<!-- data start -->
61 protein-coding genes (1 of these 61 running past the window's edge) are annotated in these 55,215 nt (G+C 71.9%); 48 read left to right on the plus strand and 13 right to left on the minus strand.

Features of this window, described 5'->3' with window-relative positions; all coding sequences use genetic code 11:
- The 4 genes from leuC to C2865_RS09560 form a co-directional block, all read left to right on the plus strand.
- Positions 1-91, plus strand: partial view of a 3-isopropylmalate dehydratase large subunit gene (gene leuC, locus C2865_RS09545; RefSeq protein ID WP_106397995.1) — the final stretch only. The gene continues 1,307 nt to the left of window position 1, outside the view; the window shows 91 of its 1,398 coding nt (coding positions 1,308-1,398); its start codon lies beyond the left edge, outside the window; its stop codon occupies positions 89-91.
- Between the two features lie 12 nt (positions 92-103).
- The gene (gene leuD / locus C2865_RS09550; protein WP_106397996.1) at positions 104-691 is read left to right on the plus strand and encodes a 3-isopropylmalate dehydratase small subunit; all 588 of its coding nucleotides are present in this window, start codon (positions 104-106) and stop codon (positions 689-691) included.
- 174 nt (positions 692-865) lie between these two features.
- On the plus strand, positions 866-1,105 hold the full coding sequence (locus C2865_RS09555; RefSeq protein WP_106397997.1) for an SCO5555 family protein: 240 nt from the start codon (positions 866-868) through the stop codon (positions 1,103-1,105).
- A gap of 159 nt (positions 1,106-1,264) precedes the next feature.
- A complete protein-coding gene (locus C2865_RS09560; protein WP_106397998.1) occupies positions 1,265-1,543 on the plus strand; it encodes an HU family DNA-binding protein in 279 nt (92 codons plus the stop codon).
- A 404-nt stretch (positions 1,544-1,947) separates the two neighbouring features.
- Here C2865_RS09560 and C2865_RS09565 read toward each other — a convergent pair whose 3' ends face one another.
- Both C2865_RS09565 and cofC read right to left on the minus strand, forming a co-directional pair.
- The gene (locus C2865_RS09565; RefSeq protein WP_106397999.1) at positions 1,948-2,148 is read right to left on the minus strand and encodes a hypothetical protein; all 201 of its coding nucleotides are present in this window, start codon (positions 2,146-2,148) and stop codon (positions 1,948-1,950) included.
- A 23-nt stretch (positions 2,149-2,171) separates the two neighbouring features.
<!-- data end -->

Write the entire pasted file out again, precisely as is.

61 protein-coding genes (1 of these 61 running past the window's edge) are annotated in these 55,215 nt (G+C 71.9%); 48 read left to right on the plus strand and 13 right to left on the minus strand.

Features of this window, described 5'->3' with window-relative positions; all coding sequences use genetic code 11:
- The 4 genes from leuC to C2865_RS09560 form a co-directional block, all read left to right on the plus strand.
- Positions 1-91, plus strand: partial view of a 3-isopropylmalate dehydratase large subunit gene (gene leuC, locus C2865_RS09545; RefSeq protein ID WP_106397995.1) — the final stretch only. The gene continues 1,307 nt to the left of window position 1, outside the view; the window shows 91 of its 1,398 coding nt (coding positions 1,308-1,398); its start codon lies beyond the left edge, outside the window; its stop codon occupies positions 89-91.
- Between the two features lie 12 nt (positions 92-103).
- The gene (gene leuD / locus C2865_RS09550; protein WP_106397996.1) at positions 104-691 is read left to right on the plus strand and encodes a 3-isopropylmalate dehydratase small subunit; all 588 of its coding nucleotides are present in this window, start codon (positions 104-106) and stop codon (positions 689-691) included.
- 174 nt (positions 692-865) lie between these two features.
- On the plus strand, positions 866-1,105 hold the full coding sequence (locus C2865_RS09555; RefSeq protein WP_106397997.1) for an SCO5555 family protein: 240 nt from the start codon (positions 866-868) through the stop codon (positions 1,103-1,105).
- A gap of 159 nt (positions 1,106-1,264) precedes the next feature.
- A complete protein-coding gene (locus C2865_RS09560; protein WP_106397998.1) occupies positions 1,265-1,543 on the plus strand; it encodes an HU family DNA-binding protein in 279 nt (92 codons plus the stop codon).
- A 404-nt stretch (positions 1,544-1,947) separates the two neighbouring features.
- Here C2865_RS09560 and C2865_RS09565 read toward each other — a convergent pair whose 3' ends face one another.
- Both C2865_RS09565 and cofC read right to left on the minus strand, forming a co-directional pair.
- The gene (locus C2865_RS09565; RefSeq protein WP_106397999.1) at positions 1,948-2,148 is read right to left on the minus strand and encodes a hypothetical protein; all 201 of its coding nucleotides are present in this window, start codon (positions 2,146-2,148) and stop codon (positions 1,948-1,950) included.
- A 23-nt stretch (positions 2,149-2,171) separates the two neighbouring features.